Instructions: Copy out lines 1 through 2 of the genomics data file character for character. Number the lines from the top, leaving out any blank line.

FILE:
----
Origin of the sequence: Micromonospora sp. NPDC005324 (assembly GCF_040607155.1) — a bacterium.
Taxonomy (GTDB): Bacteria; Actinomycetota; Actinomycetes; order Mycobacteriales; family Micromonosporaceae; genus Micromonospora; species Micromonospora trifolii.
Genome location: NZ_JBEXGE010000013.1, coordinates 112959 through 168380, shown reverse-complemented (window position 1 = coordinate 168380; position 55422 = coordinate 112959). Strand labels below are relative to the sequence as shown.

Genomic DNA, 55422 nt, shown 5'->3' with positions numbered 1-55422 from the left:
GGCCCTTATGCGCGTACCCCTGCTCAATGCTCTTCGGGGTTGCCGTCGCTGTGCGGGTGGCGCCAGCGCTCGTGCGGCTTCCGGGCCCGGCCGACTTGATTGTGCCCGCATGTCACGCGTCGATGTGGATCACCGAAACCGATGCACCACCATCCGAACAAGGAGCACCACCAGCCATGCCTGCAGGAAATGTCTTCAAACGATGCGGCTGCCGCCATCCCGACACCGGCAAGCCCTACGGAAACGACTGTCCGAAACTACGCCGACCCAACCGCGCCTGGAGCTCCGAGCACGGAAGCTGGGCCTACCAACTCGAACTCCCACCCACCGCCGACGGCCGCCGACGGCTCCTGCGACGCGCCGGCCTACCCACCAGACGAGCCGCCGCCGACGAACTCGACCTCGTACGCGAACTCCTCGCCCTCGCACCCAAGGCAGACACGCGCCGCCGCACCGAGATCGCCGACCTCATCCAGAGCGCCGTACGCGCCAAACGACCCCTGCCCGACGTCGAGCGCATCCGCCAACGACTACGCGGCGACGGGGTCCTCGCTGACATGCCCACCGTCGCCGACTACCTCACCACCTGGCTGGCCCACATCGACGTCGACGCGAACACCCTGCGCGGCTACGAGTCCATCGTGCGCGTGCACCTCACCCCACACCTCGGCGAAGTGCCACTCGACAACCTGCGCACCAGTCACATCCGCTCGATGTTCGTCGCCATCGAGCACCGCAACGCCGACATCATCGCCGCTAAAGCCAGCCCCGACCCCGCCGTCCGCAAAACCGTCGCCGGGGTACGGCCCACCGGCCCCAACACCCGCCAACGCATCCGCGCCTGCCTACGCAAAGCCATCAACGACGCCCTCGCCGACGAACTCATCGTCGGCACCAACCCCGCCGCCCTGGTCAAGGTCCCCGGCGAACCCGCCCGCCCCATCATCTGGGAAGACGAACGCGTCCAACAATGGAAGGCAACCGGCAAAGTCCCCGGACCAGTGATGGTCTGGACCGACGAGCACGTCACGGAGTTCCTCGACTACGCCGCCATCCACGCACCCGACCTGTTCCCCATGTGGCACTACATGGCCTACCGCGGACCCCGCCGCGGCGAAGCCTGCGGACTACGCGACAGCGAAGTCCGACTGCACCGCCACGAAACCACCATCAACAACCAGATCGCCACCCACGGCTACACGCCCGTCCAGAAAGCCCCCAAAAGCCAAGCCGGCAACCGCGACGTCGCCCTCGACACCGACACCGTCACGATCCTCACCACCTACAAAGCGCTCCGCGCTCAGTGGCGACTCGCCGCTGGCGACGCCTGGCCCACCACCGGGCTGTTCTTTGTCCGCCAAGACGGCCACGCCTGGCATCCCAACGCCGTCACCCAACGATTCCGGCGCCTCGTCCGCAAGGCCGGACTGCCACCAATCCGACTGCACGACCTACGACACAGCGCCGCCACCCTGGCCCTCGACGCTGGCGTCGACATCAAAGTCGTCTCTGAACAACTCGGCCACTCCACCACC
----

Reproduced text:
Origin of the sequence: Micromonospora sp. NPDC005324 (assembly GCF_040607155.1) — a bacterium.
Taxonomy (GTDB): Bacteria; Actinomycetota; Actinomycetes; order Mycobacteriales; family Micromonosporaceae; genus Micromonospora; species Micromonospora trifolii.